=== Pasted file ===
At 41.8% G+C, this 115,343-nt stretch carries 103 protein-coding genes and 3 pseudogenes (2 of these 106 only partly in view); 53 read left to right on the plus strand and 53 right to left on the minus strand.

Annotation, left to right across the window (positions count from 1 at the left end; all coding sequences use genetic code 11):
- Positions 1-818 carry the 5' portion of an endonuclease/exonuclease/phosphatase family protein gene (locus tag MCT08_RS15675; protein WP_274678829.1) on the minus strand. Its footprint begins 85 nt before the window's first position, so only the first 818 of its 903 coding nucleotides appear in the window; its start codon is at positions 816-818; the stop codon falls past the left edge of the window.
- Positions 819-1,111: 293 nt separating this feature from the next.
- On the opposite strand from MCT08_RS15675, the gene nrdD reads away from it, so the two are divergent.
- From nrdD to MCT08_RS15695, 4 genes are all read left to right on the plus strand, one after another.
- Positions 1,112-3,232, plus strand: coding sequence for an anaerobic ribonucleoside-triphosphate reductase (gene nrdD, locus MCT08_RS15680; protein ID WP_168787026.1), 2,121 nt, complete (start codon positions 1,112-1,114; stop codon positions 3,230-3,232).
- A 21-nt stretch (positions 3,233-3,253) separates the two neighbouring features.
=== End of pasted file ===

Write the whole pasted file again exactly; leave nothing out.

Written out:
At 41.8% G+C, this 115,343-nt stretch carries 103 protein-coding genes and 3 pseudogenes (2 of these 106 only partly in view); 53 read left to right on the plus strand and 53 right to left on the minus strand.

Annotation, left to right across the window (positions count from 1 at the left end; all coding sequences use genetic code 11):
- Positions 1-818 carry the 5' portion of an endonuclease/exonuclease/phosphatase family protein gene (locus tag MCT08_RS15675; protein WP_274678829.1) on the minus strand. Its footprint begins 85 nt before the window's first position, so only the first 818 of its 903 coding nucleotides appear in the window; its start codon is at positions 816-818; the stop codon falls past the left edge of the window.
- Positions 819-1,111: 293 nt separating this feature from the next.
- On the opposite strand from MCT08_RS15675, the gene nrdD reads away from it, so the two are divergent.
- From nrdD to MCT08_RS15695, 4 genes are all read left to right on the plus strand, one after another.
- Positions 1,112-3,232, plus strand: coding sequence for an anaerobic ribonucleoside-triphosphate reductase (gene nrdD, locus MCT08_RS15680; protein ID WP_168787026.1), 2,121 nt, complete (start codon positions 1,112-1,114; stop codon positions 3,230-3,232).
- A 21-nt stretch (positions 3,233-3,253) separates the two neighbouring features.